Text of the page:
Ronda Rich is a best-selling Southern author. Visit www.rondarich.com to sign up for her free weekly newsletter.
You would never think that a spot of red clay in the midst of humble folks would intersect in the hot, dusty desert land of Palm Springs, California, a well-known enclave of rich and famous.
But, somehow, I keep finding my way there.
First, I love that Palm Springs pays homage to those who plopped down second homes in a place where sand can blind you if a wind storm kicks up and anything green is hard to find.
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Gene Autry, a 1930s pioneer movie cowboy, was a genius businessman. When he died, he was worth hundreds of millions in real estate, radio, television stations and was the owner of the California Angels. He invested early in Palm Springs real estate.
Palm Springs has not forgotten the cowboy known now by few. There is a bronze statue while Gene Autry Trail is one of the busiest boulevards in town. Then there is Frank Sinatra Way and other main thoroughfares named for Ginger Rogers, former president Gerald Ford, Bing Crosby, Bob Hope, Dean Martin and others.
A few years after my first book - "What Southern Women Know (That Every Woman Should)" - a women’s book club in Palm Springs wrote and asked if I could possibly consider being their guest to speak to the club.
“We have discovered that though we are women from California and Nevada, that we identify with your book. We’d love to honor you with a Southern tea.”
As fate would have it, I had just agreed to attend a small corporate event at the Rancho Mirage Resort. It was the easiest job I ever had - I merely had to spend the weekend at the resort, then enjoy dinners with a group of Fortune 500 executives and their wives while making dinner conversation.
For the book club, I agreed to come on that Saturday at 2 p.m. Twelve lovely women, dressed in beautiful hats, greeted me then spent the afternoon, pouring tea from silver pots and serving finger sandwiches.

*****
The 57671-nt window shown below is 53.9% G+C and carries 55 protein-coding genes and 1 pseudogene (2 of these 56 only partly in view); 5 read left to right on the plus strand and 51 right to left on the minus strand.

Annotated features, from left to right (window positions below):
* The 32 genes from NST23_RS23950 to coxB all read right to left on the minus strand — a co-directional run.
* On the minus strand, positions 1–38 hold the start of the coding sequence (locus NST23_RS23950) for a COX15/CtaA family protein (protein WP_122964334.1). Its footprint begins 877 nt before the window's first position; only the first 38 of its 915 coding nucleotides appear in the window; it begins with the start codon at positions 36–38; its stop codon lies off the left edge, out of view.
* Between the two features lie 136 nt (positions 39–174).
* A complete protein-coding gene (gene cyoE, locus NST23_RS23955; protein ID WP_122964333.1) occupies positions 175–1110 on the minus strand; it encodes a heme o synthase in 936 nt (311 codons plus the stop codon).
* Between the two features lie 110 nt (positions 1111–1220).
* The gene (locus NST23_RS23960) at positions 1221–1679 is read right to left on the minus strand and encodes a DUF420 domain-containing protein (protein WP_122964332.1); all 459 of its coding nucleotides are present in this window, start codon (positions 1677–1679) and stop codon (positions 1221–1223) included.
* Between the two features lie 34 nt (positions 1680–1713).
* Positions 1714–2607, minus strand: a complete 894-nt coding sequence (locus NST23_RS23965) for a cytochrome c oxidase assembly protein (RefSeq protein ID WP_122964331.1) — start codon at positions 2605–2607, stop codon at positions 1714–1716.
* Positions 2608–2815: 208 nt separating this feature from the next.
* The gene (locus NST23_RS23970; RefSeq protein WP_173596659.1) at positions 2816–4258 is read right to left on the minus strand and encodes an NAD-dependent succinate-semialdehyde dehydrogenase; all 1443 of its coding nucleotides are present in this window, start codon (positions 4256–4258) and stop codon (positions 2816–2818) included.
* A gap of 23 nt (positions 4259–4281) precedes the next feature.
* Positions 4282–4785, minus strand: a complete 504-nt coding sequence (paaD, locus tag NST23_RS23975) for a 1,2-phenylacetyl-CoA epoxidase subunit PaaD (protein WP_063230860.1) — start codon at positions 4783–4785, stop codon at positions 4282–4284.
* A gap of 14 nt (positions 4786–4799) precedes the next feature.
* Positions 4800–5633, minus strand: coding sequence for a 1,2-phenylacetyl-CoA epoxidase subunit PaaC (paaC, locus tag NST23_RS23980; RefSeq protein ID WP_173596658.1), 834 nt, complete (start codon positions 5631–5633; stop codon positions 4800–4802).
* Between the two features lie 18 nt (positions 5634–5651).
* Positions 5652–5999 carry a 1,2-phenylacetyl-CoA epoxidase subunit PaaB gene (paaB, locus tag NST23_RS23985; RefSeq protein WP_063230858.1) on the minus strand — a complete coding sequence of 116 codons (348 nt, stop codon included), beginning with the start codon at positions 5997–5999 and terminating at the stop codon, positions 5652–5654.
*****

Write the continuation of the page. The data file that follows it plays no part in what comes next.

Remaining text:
They all spoke of personal experiences that were similar to what I had written. The most surprising was a woman in her fifties who had spent 30 years as a successful blackjack dealer in Las Vegas.
“I used charm to get big tips. I made more than any dealer in the casino!”
It was the first that I knew that casino dealers were tipped. I was out of my league.
Last year, Tink and I were in Las Vegas for the sad yet celebratory funeral of our friend, Gavin MacLeod, an original cast member of the “Mary Tyler Moore Show” and forever remembered as Captain Stubing of “The Love Boat.”
We loved Gavin and his wife, Patti. We visited them in Palm Springs occasionally and called them regularly. I have never met people who loved Jesus more than they. Particularly Gavin who wouldn’t hesitate to walk up to a stranger and ask, “Could I tell you about my Lord and Savior, Jesus Christ.”
When Gavin died, and the memorial was being planned, I called Patti to check on her. “Ronda, do you think,” she began in her soft, humble voice, “that John (Tink) would mind speaking at Gav’s memorial?”
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“He would love to!” I responded enthusiastically, knowing how much Tink hates to speak in front of people.
Never have I been prouder of John Tinker. “You have to talk about Jesus,” I had said. “That’s what Gavin would want.”
Tink followed the vibrant Pat Boone and said, “If you want to see Gavin again, you better know Jesus because that’s who he’s with.”
Recently, we were there for an event with the stars of “Knots Landing” (the first show Tink worked on) and to spend a day with Patti.
Later, driving to the airport in a swirl of sand, I thought, “Isn’t it funny where a country road can take you?”
From dirt to sand.
This article originally appeared on Athens Banner-Herald: Rich: The unlikely worlds of Palm Springs and Rural Route One